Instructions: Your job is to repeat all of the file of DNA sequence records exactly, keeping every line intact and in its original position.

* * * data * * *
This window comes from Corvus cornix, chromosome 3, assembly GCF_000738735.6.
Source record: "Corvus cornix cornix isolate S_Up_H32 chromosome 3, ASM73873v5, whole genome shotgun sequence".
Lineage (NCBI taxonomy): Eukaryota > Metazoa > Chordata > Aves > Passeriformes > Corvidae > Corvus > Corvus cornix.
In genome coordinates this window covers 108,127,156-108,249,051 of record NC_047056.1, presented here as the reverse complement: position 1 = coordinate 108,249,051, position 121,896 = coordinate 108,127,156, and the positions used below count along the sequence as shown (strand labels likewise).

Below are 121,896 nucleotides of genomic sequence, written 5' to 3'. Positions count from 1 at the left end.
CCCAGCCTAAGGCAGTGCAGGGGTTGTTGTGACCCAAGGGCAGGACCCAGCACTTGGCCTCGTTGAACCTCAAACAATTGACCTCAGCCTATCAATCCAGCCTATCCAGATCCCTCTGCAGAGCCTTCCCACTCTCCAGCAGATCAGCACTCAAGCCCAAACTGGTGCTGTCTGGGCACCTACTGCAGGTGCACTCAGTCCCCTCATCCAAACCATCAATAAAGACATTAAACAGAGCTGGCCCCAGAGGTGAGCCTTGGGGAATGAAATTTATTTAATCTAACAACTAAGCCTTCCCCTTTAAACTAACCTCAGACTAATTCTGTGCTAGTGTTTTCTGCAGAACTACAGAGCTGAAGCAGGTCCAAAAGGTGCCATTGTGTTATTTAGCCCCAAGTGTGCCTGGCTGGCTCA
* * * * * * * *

This window comes from Corvus cornix, chromosome 3, assembly GCF_000738735.6.
Source record: "Corvus cornix cornix isolate S_Up_H32 chromosome 3, ASM73873v5, whole genome shotgun sequence".
Lineage (NCBI taxonomy): Eukaryota > Metazoa > Chordata > Aves > Passeriformes > Corvidae > Corvus > Corvus cornix.
In genome coordinates this window covers 108,127,156-108,249,051 of record NC_047056.1, presented here as the reverse complement: position 1 = coordinate 108,249,051, position 121,896 = coordinate 108,127,156, and the positions used below count along the sequence as shown (strand labels likewise).

Below are 121,896 nucleotides of genomic sequence, written 5' to 3'. Positions count from 1 at the left end.
CCCAGCCTAAGGCAGTGCAGGGGTTGTTGTGACCCAAGGGCAGGACCCAGCACTTGGCCTCGTTGAACCTCAAACAATTGACCTCAGCCTATCAATCCAGCCTATCCAGATCCCTCTGCAGAGCCTTCCCACTCTCCAGCAGATCAGCACTCAAGCCCAAACTGGTGCTGTCTGGGCACCTACTGCAGGTGCACTCAGTCCCCTCATCCAAACCATCAATAAAGACATTAAACAGAGCTGGCCCCAGAGGTGAGCCTTGGGGAATGAAATTTATTTAATCTAACAACTAAGCCTTCCCCTTTAAACTAACCTCAGACTAATTCTGTGCTAGTGTTTTCTGCAGAACTACAGAGCTGAAGCAGGTCCAAAAGGTGCCATTGTGTTATTTAGCCCCAAGTGTGCCTGGCTGGCTCA